Director’s Letter – February 2019
Our Community: The Heart of RMBL
Family and community are at the heart of what makes RMBL special. It is tempting to think of scientists as lonely figures in white lab coats working late at night amongst test tubes and beakers. But there are as many ways of being a scientist as there are scientists. Many RMBL scientists bring their families to Gothic year after year, and the importance of family and community at RMBL has a big impact on our science.
RMBL fosters long-term research that allows us to be perhaps the best place in the world to see important changes in plants and animals, changes that are only apparent over long periods of time. The long-term research that happens at RMBL bears the fingerprint of the families in this community. Dr. Ken Armitage (Univ. of Kansas) started studying the marmots of Gothic in 1962 and Dr. Ward Watt (Univ. of South Carolina) has studied butterfly evolution since 1963. In 1971 Dr. David Inouye (Univ. of Maryland) started tracking the flowering times of plants. billy barr (RMBL) followed in 1974 and began observing snow and avalanches. Dr. Bob Willey and Dr. Scottie Willey (Univ. of Illinois-Chicago) began monitoring stream insects that year, eventually handing the study over to Dr. Bobbi Peckarsky (Cornell). A flood of long-term studies started in the 1980’s, including everything from ground squirrels, to scarlet gilia, to burying beetles, to salamanders. By my count there are at least 17 studies that are a decade or older at RMBL.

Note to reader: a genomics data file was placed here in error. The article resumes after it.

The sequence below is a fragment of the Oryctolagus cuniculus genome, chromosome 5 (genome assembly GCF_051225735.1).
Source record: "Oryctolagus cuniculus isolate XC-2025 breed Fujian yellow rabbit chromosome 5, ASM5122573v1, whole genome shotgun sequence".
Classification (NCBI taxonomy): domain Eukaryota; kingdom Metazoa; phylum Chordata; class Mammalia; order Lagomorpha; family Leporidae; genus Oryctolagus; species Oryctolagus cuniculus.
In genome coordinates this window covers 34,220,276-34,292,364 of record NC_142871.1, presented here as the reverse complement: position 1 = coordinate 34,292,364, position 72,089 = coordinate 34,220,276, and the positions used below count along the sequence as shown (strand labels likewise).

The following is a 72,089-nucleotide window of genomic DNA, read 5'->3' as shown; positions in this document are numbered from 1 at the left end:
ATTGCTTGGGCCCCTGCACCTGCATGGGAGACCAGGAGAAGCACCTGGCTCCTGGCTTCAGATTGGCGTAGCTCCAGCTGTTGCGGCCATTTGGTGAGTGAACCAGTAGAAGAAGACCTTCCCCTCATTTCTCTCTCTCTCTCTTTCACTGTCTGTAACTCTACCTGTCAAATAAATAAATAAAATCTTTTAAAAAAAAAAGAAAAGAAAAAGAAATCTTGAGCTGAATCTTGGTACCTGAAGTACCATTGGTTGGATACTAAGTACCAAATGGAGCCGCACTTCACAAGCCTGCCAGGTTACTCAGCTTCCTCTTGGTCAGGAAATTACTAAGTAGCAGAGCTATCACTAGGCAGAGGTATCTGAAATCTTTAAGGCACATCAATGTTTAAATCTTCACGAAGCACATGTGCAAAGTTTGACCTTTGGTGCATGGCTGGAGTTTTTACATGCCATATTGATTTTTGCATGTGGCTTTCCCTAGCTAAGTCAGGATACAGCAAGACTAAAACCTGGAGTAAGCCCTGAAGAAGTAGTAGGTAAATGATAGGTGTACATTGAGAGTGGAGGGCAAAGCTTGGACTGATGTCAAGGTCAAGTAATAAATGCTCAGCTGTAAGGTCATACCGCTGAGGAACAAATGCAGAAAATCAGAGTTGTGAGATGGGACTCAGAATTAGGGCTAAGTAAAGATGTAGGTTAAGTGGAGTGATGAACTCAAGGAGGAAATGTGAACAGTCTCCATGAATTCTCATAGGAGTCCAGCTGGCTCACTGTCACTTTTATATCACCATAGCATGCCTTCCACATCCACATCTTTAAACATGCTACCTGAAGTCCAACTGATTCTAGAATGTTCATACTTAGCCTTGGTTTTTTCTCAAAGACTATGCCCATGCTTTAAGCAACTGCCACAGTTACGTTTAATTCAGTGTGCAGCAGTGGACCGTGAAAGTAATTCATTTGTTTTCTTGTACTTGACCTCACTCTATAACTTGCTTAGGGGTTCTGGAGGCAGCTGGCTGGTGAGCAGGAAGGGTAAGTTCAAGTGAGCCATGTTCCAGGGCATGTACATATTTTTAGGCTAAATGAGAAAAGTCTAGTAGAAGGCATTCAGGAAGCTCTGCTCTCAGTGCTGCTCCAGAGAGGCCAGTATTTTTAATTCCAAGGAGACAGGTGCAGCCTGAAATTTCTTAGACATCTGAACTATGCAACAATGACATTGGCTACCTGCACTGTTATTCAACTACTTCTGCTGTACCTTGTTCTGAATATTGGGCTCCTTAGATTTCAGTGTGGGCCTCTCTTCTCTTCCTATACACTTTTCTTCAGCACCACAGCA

These long-term studies only happen because RMBL is family-friendly. For scientists to commit to spending much of their summers for decades in Gothic, RMBL has to be a place that works for them at all stages of their career, including when they have kids. We are even seeing multi-generational research. Dr. Watt and Dr. Inouye have both had children who have grown up to do academic research at RMBL.
Community and collaboration deepen that science. My favorite example is how Dr. Inouye (Univ. of Maryland), who started studying flowering times at RMBL in 1971 and Dr. Carol Boggs (Univ. of South Carolina) shared notes over dinner about their long-term studies of wildflowers and butterflies. They realized that the number of Mormon fritillaries, a type of butterfly, tracked the number of flowering aspen fleabane. A freeze would mean fewer flowers, which would mean less food for the butterflies. As a result, they would lay fewer eggs, meaning there would be fewer adult Mormon fritillary butterflies the next year.
We don’t have the luxury of sending generations of great scientists to study all the ecosystems of the world. But at least we have one place that attracts long-term commitment – RMBL. By assembling the work of thousands of scientists over many years, RMBL ensures that the valleys around Gothic can serve as a model for understanding our world.
Ian Billick | PhD
Executive Director, RMBL